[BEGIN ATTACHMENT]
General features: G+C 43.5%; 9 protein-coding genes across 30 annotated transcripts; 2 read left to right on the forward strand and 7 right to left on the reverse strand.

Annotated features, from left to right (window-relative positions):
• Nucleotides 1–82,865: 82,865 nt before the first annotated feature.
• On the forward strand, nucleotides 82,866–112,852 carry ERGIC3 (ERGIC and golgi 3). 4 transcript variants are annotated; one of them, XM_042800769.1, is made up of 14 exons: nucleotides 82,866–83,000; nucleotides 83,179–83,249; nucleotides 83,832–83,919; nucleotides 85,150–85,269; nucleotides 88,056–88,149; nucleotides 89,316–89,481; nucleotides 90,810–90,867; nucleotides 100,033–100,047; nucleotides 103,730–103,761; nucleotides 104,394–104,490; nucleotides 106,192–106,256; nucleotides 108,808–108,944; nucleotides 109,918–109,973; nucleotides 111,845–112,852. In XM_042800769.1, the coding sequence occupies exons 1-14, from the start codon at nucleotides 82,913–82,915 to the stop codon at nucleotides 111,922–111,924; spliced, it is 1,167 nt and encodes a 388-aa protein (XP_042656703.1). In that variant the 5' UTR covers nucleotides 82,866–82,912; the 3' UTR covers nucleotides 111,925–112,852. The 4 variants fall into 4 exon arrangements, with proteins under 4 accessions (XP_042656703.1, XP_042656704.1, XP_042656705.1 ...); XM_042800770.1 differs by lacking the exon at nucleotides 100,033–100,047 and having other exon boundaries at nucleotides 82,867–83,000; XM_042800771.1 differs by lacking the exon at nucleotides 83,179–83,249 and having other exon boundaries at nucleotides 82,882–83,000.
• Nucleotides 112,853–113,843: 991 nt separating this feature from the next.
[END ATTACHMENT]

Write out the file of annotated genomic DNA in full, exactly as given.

General features: G+C 43.5%; 9 protein-coding genes across 30 annotated transcripts; 2 read left to right on the forward strand and 7 right to left on the reverse strand.

Annotated features, from left to right (window-relative positions):
• Nucleotides 1–82,865: 82,865 nt before the first annotated feature.
• On the forward strand, nucleotides 82,866–112,852 carry ERGIC3 (ERGIC and golgi 3). 4 transcript variants are annotated; one of them, XM_042800769.1, is made up of 14 exons: nucleotides 82,866–83,000; nucleotides 83,179–83,249; nucleotides 83,832–83,919; nucleotides 85,150–85,269; nucleotides 88,056–88,149; nucleotides 89,316–89,481; nucleotides 90,810–90,867; nucleotides 100,033–100,047; nucleotides 103,730–103,761; nucleotides 104,394–104,490; nucleotides 106,192–106,256; nucleotides 108,808–108,944; nucleotides 109,918–109,973; nucleotides 111,845–112,852. In XM_042800769.1, the coding sequence occupies exons 1-14, from the start codon at nucleotides 82,913–82,915 to the stop codon at nucleotides 111,922–111,924; spliced, it is 1,167 nt and encodes a 388-aa protein (XP_042656703.1). In that variant the 5' UTR covers nucleotides 82,866–82,912; the 3' UTR covers nucleotides 111,925–112,852. The 4 variants fall into 4 exon arrangements, with proteins under 4 accessions (XP_042656703.1, XP_042656704.1, XP_042656705.1 ...); XM_042800770.1 differs by lacking the exon at nucleotides 100,033–100,047 and having other exon boundaries at nucleotides 82,867–83,000; XM_042800771.1 differs by lacking the exon at nucleotides 83,179–83,249 and having other exon boundaries at nucleotides 82,882–83,000.
• Nucleotides 112,853–113,843: 991 nt separating this feature from the next.